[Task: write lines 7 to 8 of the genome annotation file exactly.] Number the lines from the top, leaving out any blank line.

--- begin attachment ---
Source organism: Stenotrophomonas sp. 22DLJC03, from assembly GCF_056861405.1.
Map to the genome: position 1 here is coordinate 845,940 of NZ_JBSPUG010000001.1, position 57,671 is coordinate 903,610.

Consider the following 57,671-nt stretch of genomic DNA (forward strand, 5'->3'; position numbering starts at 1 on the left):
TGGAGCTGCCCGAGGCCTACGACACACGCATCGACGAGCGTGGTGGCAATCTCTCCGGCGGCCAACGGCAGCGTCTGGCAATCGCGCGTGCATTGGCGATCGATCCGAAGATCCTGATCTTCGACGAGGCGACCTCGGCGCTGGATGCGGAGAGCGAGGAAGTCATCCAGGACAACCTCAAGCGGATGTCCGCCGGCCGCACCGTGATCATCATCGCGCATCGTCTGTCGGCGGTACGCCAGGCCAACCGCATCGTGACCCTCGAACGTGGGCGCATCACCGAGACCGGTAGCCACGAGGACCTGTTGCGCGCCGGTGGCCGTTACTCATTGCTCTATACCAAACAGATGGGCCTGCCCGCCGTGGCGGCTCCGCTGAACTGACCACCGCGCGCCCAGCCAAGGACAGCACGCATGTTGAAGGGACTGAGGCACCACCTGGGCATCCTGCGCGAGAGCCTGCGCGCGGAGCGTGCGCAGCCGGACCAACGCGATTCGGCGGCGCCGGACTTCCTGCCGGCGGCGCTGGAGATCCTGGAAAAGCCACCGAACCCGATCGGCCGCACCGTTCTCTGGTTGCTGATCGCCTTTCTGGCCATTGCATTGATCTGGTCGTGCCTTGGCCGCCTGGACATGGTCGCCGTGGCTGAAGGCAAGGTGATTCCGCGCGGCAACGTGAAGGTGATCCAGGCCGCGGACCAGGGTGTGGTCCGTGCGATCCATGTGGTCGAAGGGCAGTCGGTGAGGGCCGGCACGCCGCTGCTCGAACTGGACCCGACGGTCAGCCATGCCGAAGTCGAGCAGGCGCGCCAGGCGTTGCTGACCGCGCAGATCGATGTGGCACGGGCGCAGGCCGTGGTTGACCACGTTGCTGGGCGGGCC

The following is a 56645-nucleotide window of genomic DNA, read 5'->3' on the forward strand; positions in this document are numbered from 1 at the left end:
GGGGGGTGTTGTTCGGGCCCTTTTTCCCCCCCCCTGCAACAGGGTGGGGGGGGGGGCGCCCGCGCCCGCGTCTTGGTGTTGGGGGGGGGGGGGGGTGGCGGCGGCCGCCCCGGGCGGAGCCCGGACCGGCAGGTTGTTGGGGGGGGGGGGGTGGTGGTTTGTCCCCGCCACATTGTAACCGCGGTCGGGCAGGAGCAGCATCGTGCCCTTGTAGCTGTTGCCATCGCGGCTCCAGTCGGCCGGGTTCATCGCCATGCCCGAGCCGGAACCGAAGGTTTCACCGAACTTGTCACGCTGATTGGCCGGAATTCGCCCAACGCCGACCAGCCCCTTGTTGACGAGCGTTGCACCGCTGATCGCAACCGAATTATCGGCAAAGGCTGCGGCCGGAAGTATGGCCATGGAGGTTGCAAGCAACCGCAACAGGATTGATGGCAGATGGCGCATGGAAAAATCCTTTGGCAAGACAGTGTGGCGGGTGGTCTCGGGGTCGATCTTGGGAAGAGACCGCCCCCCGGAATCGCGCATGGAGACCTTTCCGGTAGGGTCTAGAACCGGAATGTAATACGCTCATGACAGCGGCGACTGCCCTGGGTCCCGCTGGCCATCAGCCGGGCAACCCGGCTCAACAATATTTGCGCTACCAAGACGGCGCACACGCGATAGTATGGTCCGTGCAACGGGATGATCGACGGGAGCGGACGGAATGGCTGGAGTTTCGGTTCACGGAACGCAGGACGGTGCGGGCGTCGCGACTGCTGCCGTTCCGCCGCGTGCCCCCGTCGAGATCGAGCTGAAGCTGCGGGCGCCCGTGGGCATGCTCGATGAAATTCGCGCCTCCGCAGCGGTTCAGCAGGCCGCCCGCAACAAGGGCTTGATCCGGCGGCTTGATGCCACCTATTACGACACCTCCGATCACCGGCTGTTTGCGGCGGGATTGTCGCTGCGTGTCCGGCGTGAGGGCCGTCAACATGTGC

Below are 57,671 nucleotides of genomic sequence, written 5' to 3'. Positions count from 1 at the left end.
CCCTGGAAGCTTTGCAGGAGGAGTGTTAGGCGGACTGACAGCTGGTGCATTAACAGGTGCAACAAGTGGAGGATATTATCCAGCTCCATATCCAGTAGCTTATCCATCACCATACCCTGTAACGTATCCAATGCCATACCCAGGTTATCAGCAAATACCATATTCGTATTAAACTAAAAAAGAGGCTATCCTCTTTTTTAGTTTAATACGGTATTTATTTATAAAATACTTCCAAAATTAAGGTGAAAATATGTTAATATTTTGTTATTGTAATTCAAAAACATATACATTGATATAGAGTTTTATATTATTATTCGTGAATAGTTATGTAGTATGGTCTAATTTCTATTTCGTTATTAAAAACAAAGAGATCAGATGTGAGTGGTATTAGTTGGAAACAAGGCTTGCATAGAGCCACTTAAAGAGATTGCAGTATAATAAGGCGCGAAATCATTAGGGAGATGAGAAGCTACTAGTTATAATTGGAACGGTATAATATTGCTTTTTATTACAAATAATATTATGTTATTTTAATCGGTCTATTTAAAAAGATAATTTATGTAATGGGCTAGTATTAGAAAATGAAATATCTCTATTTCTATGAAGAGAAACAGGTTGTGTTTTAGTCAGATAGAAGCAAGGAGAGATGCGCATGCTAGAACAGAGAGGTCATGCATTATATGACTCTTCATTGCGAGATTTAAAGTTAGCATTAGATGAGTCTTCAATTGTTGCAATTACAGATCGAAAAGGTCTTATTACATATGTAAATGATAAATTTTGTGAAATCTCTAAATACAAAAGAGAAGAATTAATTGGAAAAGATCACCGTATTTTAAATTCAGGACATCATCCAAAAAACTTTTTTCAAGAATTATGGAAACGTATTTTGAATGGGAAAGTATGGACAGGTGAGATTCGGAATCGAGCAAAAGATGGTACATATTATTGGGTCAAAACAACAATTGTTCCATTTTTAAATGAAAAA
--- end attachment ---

Below are 57,671 nucleotides of genomic sequence, written 5' to 3'. Positions count from 1 at the left end.
CCCTGGAAGCTTTGCAGGAGGAGTGTTAGGCGGACTGACAGCTGGTGCATTAACAGGTGCAACAAGTGGAGGATATTATCCAGCTCCATATCCAGTAGCTTATCCATCACCATACCCTGTAACGTATCCAATGCCATACCCAGGTTATCAGCAAATACCATATTCGTATTAAACTAAAAAAGAGGCTATCCTCTTTTTTAGTTTAATACGGTATTTATTTATAAAATACTTCCAAAATTAAGGTGAAAATATGTTAATATTTTGTTATTGTAATTCAAAAACATATACATTGATATAGAGTTTTATATTATTATTCGTGAATAGTTATGTAGTATGGTCTAATTTCTATTTCGTTATTAAAAACAAAGAGATCAGATGTGAGTGGTATTAGTTGGAAACAAGGCTTGCATAGAGCCACTTAAAGAGATTGCAGTATAATAAGGCGCGAAATCATTAGGGAGATGAGAAGCTACTAGTTATAATTGGAACGGTATAATATTGCTTTTTATTACAAATAATATTATGTTATTTTAATCGGTCTATTTAAAAAGATAATTTATGTAATGGGCTAGTATTAGAAAATGAAATATCTCTATTTCTATGAAGAGAAACAGGTTGTGTTTTAGTCAGATAGAAGCAAGGAGAGATGCGCATGCTAGAACAGAGAGGTCATGCATTATATGACTCTTCATTGCGAGATTTAAAGTTAGCATTAGATGAGTCTTCAATTGTTGCAATTACAGATCGAAAAGGTCTTATTACATATGTAAATGATAAATTTTGTGAAATCTCTAAATACAAAAGAGAAGAATTAATTGGAAAAGATCACCGTATTTTAAATTCAGGACATCATCCAAAAAACTTTTTTCAAGAATTATGGAAACGTATTTTGAATGGGAAAGTATGGACAGGTGAGATTCGGAATCGAGCAAAAGATGGTACATATTATTGGGTCAAAACAACAATTGTTCCATTTTTAAATGAAAAA